Tuesday, December 7, 2010

Using the Smarter Science framework with a grade nine applied science class.

The Smarter Science framework provides science students and their teachers with a structured, step-by-step method to guide them through collaborative inquiry based activities. I am currently teaching a grade nine applied science course at St. Pius X High School in Ottawa. Although I have taught this course many times this year I am taking a different approach to it. I am using the Smarter Science framework of hands on collaborative lab activities in which the students design and run their own controlled experiments. We are experiencing unprecedented success!

The Beginning and Exploring Science Learner

Initially the learner uses the framework to become familiar with controlled lab inquiries that they have designed themselves. The learners collaborate to determine what all the variables in an experiment will be (star burst design).

The Emerging Science Learner

The students design their own experiment with one, measurable dependent variable and as many of the independent variables they think are necessary (fishbone diagram). The group brainstorms together to determine how the independent variables will be set up (cloud diagram). They may do some quick preliminary investigating to test if their controls are in an acceptable range. For example, when deciding how long to let a chromatograph run they may dip the chromatography paper into some water to determine how quickly the solvent migrates up the paper. Because they have no prior knowledge of chromatographic techniques they initially have no idea if it would be feasible to set the run time at one minute, one hour or even overnight.

The Competent Science Learner

While using the smarter Science framework the students not only learn new lab techniques on a “need to know” basis but they also experience “just in time” learning with lab equipment. For example, rather than have a teacher directed lesson on measuring liquids with a graduated cylinder the students will learn to use a graduated cylinder when the need arises in a real life situation. One of the primary roles of the teacher during the learner-led inquiry process to ensure that safety is embedded in the activity. In my teaching experience, it is often at this stage that the learners become aware of the sources of error in their inquiries and will either redesign the procedure or repeat the entire lab, at their own initiative, in order to correct for the sources of error that have become evident to them.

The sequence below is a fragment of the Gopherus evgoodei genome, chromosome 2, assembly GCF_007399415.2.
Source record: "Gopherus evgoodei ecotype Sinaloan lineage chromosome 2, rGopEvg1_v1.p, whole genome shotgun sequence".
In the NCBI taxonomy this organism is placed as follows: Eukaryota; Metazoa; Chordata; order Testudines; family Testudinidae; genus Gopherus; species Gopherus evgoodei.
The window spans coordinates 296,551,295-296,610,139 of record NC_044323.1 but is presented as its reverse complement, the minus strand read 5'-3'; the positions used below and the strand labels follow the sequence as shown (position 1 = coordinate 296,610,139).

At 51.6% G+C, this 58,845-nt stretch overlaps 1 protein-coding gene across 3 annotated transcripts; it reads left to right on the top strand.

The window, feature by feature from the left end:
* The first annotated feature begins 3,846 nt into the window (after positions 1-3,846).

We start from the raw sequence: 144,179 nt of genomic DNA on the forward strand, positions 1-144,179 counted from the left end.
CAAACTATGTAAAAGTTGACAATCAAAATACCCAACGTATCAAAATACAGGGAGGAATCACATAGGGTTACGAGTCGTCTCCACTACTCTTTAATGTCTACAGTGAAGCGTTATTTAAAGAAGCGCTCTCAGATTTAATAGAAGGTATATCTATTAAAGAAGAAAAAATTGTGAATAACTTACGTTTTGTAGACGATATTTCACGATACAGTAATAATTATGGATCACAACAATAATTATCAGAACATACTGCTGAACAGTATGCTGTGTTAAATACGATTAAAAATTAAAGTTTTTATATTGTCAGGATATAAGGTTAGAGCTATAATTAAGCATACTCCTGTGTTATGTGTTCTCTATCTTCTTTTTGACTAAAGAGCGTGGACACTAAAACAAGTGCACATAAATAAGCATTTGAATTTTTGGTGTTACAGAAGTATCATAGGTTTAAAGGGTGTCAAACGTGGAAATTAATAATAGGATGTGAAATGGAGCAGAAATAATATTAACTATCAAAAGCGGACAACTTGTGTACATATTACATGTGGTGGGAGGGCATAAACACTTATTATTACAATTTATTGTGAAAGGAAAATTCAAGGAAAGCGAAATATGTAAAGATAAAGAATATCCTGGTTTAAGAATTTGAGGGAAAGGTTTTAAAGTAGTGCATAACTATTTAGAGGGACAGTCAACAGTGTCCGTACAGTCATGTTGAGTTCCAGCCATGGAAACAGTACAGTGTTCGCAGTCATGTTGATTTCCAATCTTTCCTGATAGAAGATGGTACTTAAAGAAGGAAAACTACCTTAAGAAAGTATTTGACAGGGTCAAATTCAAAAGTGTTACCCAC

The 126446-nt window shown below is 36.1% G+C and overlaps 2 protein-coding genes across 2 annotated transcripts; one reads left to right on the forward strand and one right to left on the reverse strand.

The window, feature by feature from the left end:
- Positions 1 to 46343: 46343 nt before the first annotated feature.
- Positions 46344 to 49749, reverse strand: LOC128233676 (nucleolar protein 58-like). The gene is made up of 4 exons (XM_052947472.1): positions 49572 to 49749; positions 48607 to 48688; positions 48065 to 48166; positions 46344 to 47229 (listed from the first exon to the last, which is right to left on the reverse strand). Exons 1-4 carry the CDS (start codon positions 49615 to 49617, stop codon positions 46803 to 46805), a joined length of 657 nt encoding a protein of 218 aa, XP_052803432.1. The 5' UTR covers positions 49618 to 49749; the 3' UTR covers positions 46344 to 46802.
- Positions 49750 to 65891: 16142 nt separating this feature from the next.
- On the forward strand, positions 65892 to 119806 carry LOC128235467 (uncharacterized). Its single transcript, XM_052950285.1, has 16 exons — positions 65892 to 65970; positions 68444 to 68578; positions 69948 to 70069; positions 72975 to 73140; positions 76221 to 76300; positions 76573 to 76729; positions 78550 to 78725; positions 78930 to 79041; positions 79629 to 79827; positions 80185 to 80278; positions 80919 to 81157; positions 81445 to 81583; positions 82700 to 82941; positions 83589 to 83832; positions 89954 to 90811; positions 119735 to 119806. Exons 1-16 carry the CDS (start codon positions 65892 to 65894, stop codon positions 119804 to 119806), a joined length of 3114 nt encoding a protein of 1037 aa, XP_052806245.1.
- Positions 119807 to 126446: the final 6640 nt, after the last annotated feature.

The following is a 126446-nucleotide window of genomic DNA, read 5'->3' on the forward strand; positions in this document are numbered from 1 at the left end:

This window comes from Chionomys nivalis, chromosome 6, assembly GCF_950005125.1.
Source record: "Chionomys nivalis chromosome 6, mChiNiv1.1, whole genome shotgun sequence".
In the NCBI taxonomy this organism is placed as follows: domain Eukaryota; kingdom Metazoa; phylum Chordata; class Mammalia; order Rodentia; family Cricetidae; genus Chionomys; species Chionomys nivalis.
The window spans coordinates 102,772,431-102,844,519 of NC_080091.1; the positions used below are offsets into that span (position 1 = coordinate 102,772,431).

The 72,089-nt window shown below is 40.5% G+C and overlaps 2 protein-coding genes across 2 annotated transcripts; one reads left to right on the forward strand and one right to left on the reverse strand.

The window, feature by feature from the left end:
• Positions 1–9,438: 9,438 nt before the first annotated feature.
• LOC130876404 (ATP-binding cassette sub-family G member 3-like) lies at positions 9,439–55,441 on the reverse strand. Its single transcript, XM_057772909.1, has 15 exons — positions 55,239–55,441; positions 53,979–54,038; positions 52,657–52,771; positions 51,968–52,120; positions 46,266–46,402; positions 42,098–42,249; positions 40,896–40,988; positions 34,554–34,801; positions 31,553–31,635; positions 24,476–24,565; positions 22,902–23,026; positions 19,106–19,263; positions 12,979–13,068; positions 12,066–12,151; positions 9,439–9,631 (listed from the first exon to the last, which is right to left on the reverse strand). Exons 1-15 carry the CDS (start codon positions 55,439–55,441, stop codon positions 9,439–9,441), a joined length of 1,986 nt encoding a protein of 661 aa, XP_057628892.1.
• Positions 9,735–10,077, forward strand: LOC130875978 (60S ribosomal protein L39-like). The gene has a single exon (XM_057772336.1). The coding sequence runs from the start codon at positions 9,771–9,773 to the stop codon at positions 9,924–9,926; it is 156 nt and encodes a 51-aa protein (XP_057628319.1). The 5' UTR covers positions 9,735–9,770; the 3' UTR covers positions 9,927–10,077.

The Proficient Science Learner

By using the Smarter Science framework the learner takes charge of their own lab design which allows them to make sense of the theory that is covered in class before, during or after their lab inquiry. The Smarter Science framework empowers the student to become a self-directed learner. Initially they just wanted to have some fun in the science lab, which they do not interpret as ``doing any work`` but gradually, as they come to an innate understanding of the scientific process they use it to question the world around them. They learn how to collarbone and communicate with their peers, who are not necessarily their academic or social equals.


Grade nine applied science is one of my favourite courses to teach. I always request it on my timetable, every semester. Over the years I have taught this course over 30 times. The main reason I enjoy this course so much is not the curriculum but rather the nature of the learner. In general, students who enroll in the grade nine applied science course come to me not liking science, partly because they have rarely experienced success in a science course. Often they bring other factors into the classroom like learning disabilities, attention deficits, oppositional disorders, mental health issues, language barriers, and so on.

Until this year I always honoured the hands-on nature of these learners by having them perform many labs yet I was always extremely prescriptive in how the lab was to be done and what was expected in the write up, ie. ``cookbook labs``. I believed this approach was necessary in order for me to maintain control of my classroom as well as for the safety of the learners. At the end of the day I was often left wondering what had been accomplished during the lab, because I saw no evidence of learning and the students did not extrapolate their lab experiences to the theory covered in the course.

Using the Smarter Science framework has allowed me to follow my philosophy that all students can experience success in my classroom while teaching me that grade nine applied learners can be trusted to work safety and efficiently in the lab. When they are given control of their learning experiences they not only act but think like scientists. The collaborative approach of Smarter Science allows them to share their collective knowledge to deepen their understanding of the course content.

Although marks in themselves have become meaningless to me during this journey my midterm marks have never been higher. On the midterm report cards my class mean was 82% and the median was 90%!

See also: http://smarterscience.youthscience.ca/